Jane died after the birth of their daughter Jane Ann in 1899.. The photograph shows the family in about 1895 – Charles is the small boy standing directly in front of his father.

 In 1901 the recently widowed Jonathan and eight of his children were living at 64 Wheelgate – a property that is still a saddler’s shop.

1901 Census – resident at 64 Wheelgate Malton
WARDILL, Jonathan, Head, Widower, M, 46, Saddler, Ruswarp Yorkshire,
WARDILL, Cecil, Son, Single, M, 20, Saddler Journeyman, Malton Yorkshire,
WARDILL, James O N, Son, Single, M, 16, Grocer Apprentice, Malton Yorkshire,
WARDILL, Percy, Son, Single, M, 13, , Malton Yorkshire,
WARDILL, Charles, Son, Single, M, 8, , Malton Yorkshire,
WARDILL, Annie, Daughter, Single, F, 7, , Malton Yorkshire,
WARDILL, Bernard, Son, Single, M, 5, , Malton Yorkshire,
WARDILL, Jane A, Daughter, Single, F, 1, , Malton Yorkshire,
WARDILL, Jane, Sister, Single, F, 48, Housekeeper (Domestic), Ruswarp Yorkshire,

Jonathan subsequently remarried Mary Elizabeth Wainwright and had several more children. By 1911 a number of the children had moved out but at the time of the census Charles was still living with his father, though not working with him.

1911 Census – resident at 64 Wheelgate, Malton (where Parnaby’s Saddler now is)
WARDILL, Jonathan, Head, Single, M, 56, Saddler Harness Maker, Yorks Ruswarp Whitley,
WARDILL, Mary Elizabeth, Wife, Married 8 years, F, 42, , Walton Yorkshire,
WARDILL, Charles, Son, Single, M, 18, Butcher, Yorks Leonards Malton,
WARDILL, Bernard, Son, Single, M, 15, School, Yorks Leonards Malton,
WARDILL, Jane Ann, Daughter, , F, 11, School, Yorks Leonards Malton,
WARDILL, Reginald, Son, , M, 7, School, Yorks Leonards Malton,
WARDILL, Mary Catherine, Daughter, , F, 4, , Yorks Leonards Malton

Very shortly after this census James and Charles emigrated to Australia, leaving London on May 25th for Hobart, Australia on the “Corinthic. Arrived in Australia, James and Charles Settled in Queensland, Charles took on a farm at Stalworth, Wondai, nostalgically called “Swinton Grange.”

When War broke out, Charles enlisted and joined the 13th Battalion of the Australian Infantry on 9th November 1914 At this time he was aged 22 and was 5 ‘8” tall, and weighed 10 stone 5 lbs. He had a dark complexion, dark brown eyes and black hair and gave his religion as Church of England.

The 13th Battalion AIF was raised from late September 1914, six weeks after the outbreak of the First World War. The battalion was recruited in New South Wales, and with the 14th, 15th and 16th Battalions formed the 4th Brigade, commanded by Colonel John Monash.

The 4th Brigade embarked for overseas in late December and the 13th Battalion left Melbourne on 22nd December on the “Berrima”. After a brief stop in Albany, Western Australia, it proceeded to Egypt, arriving in early February 1915. Australia already had an AIF division there, the 1st. When the 4th Brigade arrived in Egypt it became part of the New Zealand and Australian Division.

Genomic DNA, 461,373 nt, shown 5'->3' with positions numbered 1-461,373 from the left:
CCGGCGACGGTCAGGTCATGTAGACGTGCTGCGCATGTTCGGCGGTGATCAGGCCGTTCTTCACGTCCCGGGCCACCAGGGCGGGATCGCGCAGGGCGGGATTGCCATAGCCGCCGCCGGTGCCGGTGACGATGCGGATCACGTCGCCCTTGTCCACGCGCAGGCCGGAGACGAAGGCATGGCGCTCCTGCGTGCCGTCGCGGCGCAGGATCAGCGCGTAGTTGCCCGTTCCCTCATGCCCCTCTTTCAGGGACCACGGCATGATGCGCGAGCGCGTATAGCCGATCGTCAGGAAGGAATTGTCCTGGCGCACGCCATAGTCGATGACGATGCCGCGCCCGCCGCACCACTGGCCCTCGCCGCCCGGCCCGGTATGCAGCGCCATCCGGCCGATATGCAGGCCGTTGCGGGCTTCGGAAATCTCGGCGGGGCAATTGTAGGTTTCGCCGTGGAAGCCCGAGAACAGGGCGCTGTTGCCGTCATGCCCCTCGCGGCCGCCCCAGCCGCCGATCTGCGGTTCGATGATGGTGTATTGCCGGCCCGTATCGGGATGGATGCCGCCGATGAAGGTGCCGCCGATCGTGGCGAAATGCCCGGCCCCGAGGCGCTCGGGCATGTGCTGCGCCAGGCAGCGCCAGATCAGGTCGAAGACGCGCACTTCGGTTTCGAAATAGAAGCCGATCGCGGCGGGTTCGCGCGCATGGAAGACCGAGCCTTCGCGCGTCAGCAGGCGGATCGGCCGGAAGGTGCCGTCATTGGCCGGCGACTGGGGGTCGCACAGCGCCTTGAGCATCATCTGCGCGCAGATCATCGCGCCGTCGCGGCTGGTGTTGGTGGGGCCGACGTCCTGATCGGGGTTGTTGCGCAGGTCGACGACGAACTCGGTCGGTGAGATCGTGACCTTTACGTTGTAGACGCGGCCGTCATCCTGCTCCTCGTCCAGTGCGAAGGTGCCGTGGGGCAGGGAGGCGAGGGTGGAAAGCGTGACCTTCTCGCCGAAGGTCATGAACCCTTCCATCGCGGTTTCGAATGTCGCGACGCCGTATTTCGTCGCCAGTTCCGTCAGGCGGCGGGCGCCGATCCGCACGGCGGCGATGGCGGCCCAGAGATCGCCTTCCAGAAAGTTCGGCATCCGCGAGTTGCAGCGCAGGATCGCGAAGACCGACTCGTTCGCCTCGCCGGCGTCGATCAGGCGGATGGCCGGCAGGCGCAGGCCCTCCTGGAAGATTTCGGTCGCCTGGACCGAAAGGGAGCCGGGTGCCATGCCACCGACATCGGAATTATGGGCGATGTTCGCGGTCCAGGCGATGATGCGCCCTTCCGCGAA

By 12th April 1915, Charles had reached Gallipoli, and they landed at ANZAC Cove late in the afternoon of 25 April 1915. From May to August, the battalion was heavily involved in establishing and defending the ANZAC front line. In August, the 4th Brigade attacked Hill 971. The hill was taken at great cost, although Turkish reinforcements forced the Australians to withdraw.. Charles was transferred to Division Headquarters on 5th August, so escaping the sanguinary attack on Kurija Dere of 6th August.  On 10th October he was reported as suffering from Tonsillitis, and on the 15th he was transferred to the Hospital Ship “Formosa” with a slight gunshot wound in his right leg. The “Formosa” took him to Malta where he was admitted to St Elmo’s Hospital for treatment of the leg wound on 15th October. He remained on Malta until February 1916 when he was passed fit for active service and sent on H.T. Simla to Alexandria, arriving there on 18th February.

After the withdrawal from Gallipoli, the battalion had returned to Egypt. While in Egypt the AIF was expanded and was reorganised. The 13th Battalion was split and provided experienced soldiers for the 45th Battalion. The 4th Brigade was combined with the 12th and 13th Brigades to form the 4th Australian Division.

On 17th March he rejoined his unit at Tel-el-Kebir, but things were not going well with him : the next day he disobeyed an order and was confined to barracks for three days and  disobeying another order two days later incurred a further  four days penalty, thus missing the visit and inspection of the Brigade by H.R.H. the Prince of Wales on the 22nd.

On the 26th the brigade left Tel-el-Kebir and marched to Serapeum over the next few days, a hard and demanding march which left many men weak with fatigue.

After the war Charles’ body was located in land about a mile west of Courcelette and identified by means of his “dog-tags” and was re-buried in  Serre Road Cemetery No.2.  His Victory Medal, 1914-15 Star and British War Medal, together with the Memorial Plaque and Scroll were sent to his father in Malton in 1922.

As well as his grave in France he is also commemorated on his mother’s gravestone in New Malton cemetery.